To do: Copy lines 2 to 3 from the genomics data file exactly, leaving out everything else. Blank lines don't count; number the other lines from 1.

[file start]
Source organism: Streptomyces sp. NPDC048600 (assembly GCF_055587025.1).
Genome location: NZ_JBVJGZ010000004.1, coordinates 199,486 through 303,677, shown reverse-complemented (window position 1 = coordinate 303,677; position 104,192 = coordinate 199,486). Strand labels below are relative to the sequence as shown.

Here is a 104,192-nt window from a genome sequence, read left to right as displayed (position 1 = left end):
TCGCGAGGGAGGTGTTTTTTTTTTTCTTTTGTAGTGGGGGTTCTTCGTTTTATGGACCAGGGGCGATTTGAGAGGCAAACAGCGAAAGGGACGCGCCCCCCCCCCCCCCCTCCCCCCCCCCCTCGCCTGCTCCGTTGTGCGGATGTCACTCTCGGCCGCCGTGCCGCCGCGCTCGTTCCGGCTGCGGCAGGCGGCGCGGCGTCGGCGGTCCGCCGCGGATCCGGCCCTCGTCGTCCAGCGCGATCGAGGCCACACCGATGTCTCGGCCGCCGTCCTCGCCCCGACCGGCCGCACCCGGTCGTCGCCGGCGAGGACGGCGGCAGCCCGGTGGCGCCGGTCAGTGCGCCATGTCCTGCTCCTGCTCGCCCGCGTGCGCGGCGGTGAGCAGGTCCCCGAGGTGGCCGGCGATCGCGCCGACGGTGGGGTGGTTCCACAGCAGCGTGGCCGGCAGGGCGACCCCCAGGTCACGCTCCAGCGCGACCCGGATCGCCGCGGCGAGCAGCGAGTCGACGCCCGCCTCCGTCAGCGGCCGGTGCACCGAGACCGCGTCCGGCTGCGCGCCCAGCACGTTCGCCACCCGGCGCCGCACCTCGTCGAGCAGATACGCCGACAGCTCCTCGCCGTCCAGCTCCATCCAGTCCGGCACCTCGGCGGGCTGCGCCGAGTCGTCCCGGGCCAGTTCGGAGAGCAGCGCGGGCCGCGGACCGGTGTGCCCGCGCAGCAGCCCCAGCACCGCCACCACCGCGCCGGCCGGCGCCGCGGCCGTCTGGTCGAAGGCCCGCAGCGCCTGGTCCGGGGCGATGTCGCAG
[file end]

Genome location: NZ_JBVJGZ010000004.1, coordinates 199,486 through 303,677, shown reverse-complemented (window position 1 = coordinate 303,677; position 104,192 = coordinate 199,486). Strand labels below are relative to the sequence as shown.

Here is a 104,192-nt window from a genome sequence, read left to right as displayed (position 1 = left end):